What does it means to be human? What is the origin of religious beliefs? Why are we moral creatures? Are religious experiences different from our everyday experiences? Is my brain involved in my experiencing God? What is a soul and do I have one? Is religion a result of evolutionary processes? How might psychology and religion relate?
Religious experiences (behaviors, thoughts, and emotions) are determined, at least in part, by natural physical processes. As a result, the empirical methods used in psychology to try to identify the natural mechanisms that influence why we act, think, and feel the way we do can provide important insights into the fundamental and universal phenomena of religion. Drawing on current research from a variety of disciplines, Questions in the Psychology of Religion is appropriate for college students studying psychology, pastors as they help their congregations understand how religion and science might go together, and anyone who learns about recent discoveries in psychological science and wonders how these findings pertain to religion and religious experiences.
Reviews and Endorsements:
"Willing to consider what we can learn from evolutionary theory, cognitive science, and neuroscience, Kevin Seybold is not afraid to tackle such tough questions as what is morality, where do my religious beliefs come from, and why Christians can differ on such social issues as immigration or gay marriage. Neither a theological apologetic nor critique, Seybold convincingly provides a look at religious faith that many Christians quite simply have not considered before. Well worth the read."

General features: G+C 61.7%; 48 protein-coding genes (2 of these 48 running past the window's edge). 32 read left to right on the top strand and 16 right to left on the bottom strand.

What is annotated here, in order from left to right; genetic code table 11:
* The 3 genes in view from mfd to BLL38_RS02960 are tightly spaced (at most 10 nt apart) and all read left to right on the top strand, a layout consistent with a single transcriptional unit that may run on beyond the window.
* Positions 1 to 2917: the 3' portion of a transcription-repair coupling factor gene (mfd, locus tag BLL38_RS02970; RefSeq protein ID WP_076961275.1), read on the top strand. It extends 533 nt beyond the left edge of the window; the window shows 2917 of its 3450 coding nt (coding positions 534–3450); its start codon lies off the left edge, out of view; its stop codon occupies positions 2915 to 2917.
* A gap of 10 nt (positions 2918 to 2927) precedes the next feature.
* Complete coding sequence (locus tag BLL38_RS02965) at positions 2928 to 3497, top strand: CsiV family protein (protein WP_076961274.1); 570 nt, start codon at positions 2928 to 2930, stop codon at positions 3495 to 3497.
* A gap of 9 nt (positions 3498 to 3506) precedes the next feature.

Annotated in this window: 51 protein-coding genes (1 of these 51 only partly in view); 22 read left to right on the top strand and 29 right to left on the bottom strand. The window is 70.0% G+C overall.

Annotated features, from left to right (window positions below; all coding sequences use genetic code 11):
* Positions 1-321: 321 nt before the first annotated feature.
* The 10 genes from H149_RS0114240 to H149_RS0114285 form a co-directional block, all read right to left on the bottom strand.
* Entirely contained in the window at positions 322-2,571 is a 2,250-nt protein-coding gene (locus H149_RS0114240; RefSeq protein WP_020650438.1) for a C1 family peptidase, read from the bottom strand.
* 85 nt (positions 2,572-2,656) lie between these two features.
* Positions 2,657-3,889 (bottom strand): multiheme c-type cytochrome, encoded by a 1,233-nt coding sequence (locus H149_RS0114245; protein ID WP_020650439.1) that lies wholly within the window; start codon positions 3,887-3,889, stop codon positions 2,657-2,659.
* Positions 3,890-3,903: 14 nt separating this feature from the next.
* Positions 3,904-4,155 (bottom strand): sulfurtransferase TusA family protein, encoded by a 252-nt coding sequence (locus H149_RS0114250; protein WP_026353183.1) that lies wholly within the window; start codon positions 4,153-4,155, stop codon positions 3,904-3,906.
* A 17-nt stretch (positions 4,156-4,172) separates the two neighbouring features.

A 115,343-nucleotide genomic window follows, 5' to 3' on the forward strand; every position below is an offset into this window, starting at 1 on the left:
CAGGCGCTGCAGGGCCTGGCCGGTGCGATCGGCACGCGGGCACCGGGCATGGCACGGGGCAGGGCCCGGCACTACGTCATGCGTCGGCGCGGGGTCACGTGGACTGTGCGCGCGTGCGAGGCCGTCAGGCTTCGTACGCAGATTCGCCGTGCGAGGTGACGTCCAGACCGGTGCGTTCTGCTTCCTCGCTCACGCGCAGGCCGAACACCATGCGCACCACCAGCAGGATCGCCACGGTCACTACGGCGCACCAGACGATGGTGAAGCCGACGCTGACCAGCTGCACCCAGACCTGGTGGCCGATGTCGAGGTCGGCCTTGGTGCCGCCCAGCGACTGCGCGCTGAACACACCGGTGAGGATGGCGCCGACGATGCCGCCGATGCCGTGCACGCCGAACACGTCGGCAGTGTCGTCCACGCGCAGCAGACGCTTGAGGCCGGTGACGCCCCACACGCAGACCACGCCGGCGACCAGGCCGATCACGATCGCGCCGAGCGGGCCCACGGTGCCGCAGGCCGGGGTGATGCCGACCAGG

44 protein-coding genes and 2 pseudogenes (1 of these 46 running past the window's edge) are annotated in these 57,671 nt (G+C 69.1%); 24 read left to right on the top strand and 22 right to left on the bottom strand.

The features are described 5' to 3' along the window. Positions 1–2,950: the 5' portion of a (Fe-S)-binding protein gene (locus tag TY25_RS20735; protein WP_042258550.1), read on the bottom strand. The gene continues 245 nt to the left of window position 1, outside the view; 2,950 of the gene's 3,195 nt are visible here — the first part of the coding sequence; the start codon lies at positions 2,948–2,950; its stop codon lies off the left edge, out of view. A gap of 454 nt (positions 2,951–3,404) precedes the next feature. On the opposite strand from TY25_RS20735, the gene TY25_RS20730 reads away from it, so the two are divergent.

—Peter C. Hill, Professor of Psychology, Biola University; Editor, Journal of Psychology and Christianity
"Even as the religious landscape is changing across America, there are fresh insights daily being gained through research targeting 'the hard questions' of what is the nature of human consciousness and what is the basis for morality, religiosity, and empathy. Dr. Seybold's compelling text navigates this critical terrain, offering compelling reflections on the cognitive science of religion grounded in the latest research and theories of psychological science."
—Randall Bush, Senior Pastor, East Liberty Presbyterian Church, Pittsburgh, PA
"If you have ever wondered whether religion is 'all in the brain' or whether the soul is real, this book will help you explore how psychologists study these and related fascinating questions. Seybold not only guides readers through the research, he also provides tools for a thoughtful critique, enabling readers to take seriously both the science and their faith. Undergraduate students and the intellectually engaged general public will find this an engaging and provocative read."
—Heather Looy, PhD, Professor of Psychology, The King's University, Edmonton, AB
About the Author:
Kevin S. Seybold is Professor of Psychology at Grove City College in Pennsylvania. He has published articles in the areas of physiological psychology, cognitive science, and neuroscience. He is the author of Explorations in Neuroscience, Psychology and Religion (2007).